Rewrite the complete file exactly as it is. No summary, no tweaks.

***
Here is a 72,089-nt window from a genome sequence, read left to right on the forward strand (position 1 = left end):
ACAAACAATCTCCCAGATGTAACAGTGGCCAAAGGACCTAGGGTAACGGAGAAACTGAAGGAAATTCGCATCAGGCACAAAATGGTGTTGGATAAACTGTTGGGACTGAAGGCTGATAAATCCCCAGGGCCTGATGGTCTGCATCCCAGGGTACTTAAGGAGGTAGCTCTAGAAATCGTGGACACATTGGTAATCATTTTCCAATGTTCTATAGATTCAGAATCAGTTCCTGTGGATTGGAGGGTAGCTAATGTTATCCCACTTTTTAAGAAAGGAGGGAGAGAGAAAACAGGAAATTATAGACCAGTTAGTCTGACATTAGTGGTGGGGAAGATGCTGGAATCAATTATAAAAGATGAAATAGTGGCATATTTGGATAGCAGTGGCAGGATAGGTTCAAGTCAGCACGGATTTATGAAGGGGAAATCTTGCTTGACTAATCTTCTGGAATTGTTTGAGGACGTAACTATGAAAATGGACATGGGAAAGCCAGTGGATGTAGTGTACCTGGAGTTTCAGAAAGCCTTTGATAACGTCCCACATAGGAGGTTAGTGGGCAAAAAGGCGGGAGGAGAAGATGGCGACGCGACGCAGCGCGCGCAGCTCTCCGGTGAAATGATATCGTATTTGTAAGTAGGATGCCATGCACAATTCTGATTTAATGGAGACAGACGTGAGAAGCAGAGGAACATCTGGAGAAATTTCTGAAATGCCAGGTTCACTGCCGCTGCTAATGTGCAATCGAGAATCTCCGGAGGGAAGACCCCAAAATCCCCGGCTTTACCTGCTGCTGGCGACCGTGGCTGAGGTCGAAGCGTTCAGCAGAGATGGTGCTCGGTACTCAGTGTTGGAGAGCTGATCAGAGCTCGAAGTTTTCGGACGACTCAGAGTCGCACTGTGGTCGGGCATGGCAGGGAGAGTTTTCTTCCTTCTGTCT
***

Here is a 72,089-nt window from a genome sequence, read left to right on the forward strand (position 1 = left end):
ACAAACAATCTCCCAGATGTAACAGTGGCCAAAGGACCTAGGGTAACGGAGAAACTGAAGGAAATTCGCATCAGGCACAAAATGGTGTTGGATAAACTGTTGGGACTGAAGGCTGATAAATCCCCAGGGCCTGATGGTCTGCATCCCAGGGTACTTAAGGAGGTAGCTCTAGAAATCGTGGACACATTGGTAATCATTTTCCAATGTTCTATAGATTCAGAATCAGTTCCTGTGGATTGGAGGGTAGCTAATGTTATCCCACTTTTTAAGAAAGGAGGGAGAGAGAAAACAGGAAATTATAGACCAGTTAGTCTGACATTAGTGGTGGGGAAGATGCTGGAATCAATTATAAAAGATGAAATAGTGGCATATTTGGATAGCAGTGGCAGGATAGGTTCAAGTCAGCACGGATTTATGAAGGGGAAATCTTGCTTGACTAATCTTCTGGAATTGTTTGAGGACGTAACTATGAAAATGGACATGGGAAAGCCAGTGGATGTAGTGTACCTGGAGTTTCAGAAAGCCTTTGATAACGTCCCACATAGGAGGTTAGTGGGCAAAAAGGCGGGAGGAGAAGATGGCGACGCGACGCAGCGCGCGCAGCTCTCCGGTGAAATGATATCGTATTTGTAAGTAGGATGCCATGCACAATTCTGATTTAATGGAGACAGACGTGAGAAGCAGAGGAACATCTGGAGAAATTTCTGAAATGCCAGGTTCACTGCCGCTGCTAATGTGCAATCGAGAATCTCCGGAGGGAAGACCCCAAAATCCCCGGCTTTACCTGCTGCTGGCGACCGTGGCTGAGGTCGAAGCGTTCAGCAGAGATGGTGCTCGGTACTCAGTGTTGGAGAGCTGATCAGAGCTCGAAGTTTTCGGACGACTCAGAGTCGCACTGTGGTCGGGCATGGCAGGGAGAGTTTTCTTCCTTCTGTCT